Does any state require a photo ID to register to vote?

Kind of lost in the pit thread discussion talking about new Voter ID laws being pushed by Republicans is actual facts surrounding what efforts are actually necessary to vote.

Every state I’ve looked at it is possible to register to vote by mail and vote via mail in ballot. Nowhere did I find it necessary to produce a photo ID to do these things.

I contend that it is possible for almost every American to vote with minimal expense maybe 88 cents in postage being the high end.

I find the Republicans to be repulsive on the issue and believe they fully intend to disenfranchise people from voting, I believe they have presented the actual voter fraud and their solutions dishonestly but they are not preventing people from voting as some in the other thread are claiming. Scummy and dirtbaggish absolutely.

The voter ID laws do require people have an ID to vote at the polls but that is not the only way one has to cast a vote.

The Republicans are being dishonest on this issue, why not simply point that out and argue on the merits rather then making up hypotheticals claiming the poor will not be able to vote. The Republican goal is to persuade voters preferable Democratic ones not to bother trying to vote, countering by claiming they’ve made it prohibitively expensive for the poor to vote feeds into their goal, Wouldn’t it be more productive to spend time educating the poor how they can vote with minimal expenses?

I’d much rather see an honest rebuttal on the voter ID legislation then the crap going on in the pit.

http://www.ncsl.org/default.aspx?tabid=16602
Yes lots of them.

Your cite doesn’t provide the information you think it does. You’ll have to be more specific. Pick a state I’ll show you how you can register and vote without a photo ID.

Yes it does.

OK so you can’t be bothered to read your own cite or you have reading comprehension issues with the question.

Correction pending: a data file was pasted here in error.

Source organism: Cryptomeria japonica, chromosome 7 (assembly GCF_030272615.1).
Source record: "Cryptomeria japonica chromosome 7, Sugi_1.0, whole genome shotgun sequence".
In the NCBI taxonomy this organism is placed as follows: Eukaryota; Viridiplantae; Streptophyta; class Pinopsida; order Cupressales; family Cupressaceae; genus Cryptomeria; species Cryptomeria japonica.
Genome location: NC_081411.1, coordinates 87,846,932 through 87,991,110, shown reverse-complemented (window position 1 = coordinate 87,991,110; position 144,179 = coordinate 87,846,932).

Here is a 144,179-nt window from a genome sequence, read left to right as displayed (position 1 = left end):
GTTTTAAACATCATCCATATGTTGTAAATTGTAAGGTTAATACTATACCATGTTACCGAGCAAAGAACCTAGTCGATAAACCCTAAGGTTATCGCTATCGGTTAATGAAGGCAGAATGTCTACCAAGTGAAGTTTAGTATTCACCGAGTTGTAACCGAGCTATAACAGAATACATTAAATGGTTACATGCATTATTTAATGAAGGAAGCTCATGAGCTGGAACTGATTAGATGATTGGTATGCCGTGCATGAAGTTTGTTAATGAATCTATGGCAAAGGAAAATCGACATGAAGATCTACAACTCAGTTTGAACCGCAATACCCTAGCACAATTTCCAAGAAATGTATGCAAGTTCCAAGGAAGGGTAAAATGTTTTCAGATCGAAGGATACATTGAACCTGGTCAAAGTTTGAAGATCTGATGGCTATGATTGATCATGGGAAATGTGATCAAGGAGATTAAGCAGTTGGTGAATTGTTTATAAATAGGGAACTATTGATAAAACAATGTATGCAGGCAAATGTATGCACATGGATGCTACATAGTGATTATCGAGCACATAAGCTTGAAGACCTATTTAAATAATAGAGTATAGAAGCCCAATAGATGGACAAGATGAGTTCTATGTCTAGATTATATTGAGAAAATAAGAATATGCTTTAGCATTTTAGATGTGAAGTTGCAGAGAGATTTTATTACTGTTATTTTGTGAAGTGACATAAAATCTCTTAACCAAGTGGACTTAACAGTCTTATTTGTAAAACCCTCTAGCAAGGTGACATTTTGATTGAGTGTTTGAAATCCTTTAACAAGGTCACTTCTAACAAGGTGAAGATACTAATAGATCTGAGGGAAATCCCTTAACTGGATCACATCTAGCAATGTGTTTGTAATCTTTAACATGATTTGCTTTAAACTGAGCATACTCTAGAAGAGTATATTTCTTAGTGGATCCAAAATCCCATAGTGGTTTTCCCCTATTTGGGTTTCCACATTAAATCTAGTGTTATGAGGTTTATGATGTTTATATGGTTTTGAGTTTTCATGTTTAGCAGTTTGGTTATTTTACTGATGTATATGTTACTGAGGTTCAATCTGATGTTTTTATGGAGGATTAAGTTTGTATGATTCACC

The cite shows states where you need to show photo ID if you show up at the polls on election day. It doesn’t say that you need to show a photo ID if you send in your ballot by mail. That’s what the OP is saying.

Take the case of Georgia, for example. Georgia shows up on your cite as a state which strictly requires photo ID. But I just went to the Georgia elections web site, and you can obtain an absentee ballot for an upcoming election without showing photo ID, and then you can fill out and submit the absentee ballot, again without showing photo ID.

Don’t a lot of states have limitations on who can vote absentee? I know that in California, it was a big deal back in the 90s when they changed the law to let everyone vote by mail if they choose. Though, I’m not sure exactly what they changed the law from. But, I remember hearing in the last election that California has a much higher percentage of mail-in votes than most states.

If you can get around the voter ID laws by simply electing to vote by mail, that would seem to completely undermine the reasoning for these laws. Not that I agree with them in the first place.

Well it undermines the reasoning the Republicans have outlined. If their real goal was to eliminate voter fraud leaving a gaping hole like mail in ballots would show they are incompetent in trying to achieve that goal.

What it comes down to though is mail in ballots have had a favorable percentage for Republicans so they’d rather leave those systems completely untouched. It’s the urban voters showing up at the polls that have favored Democratic party that they are trying to take a chunk out of.

So Republicans when it comes to voter ID laws are either evil or incompetent? Is there another explanation for this?

People voting by mail generally vote Republican by substantial majorities anyway. They’re usually older and less likely to procrastinate. Republicans don’t want to do anything to make that type of voting harder.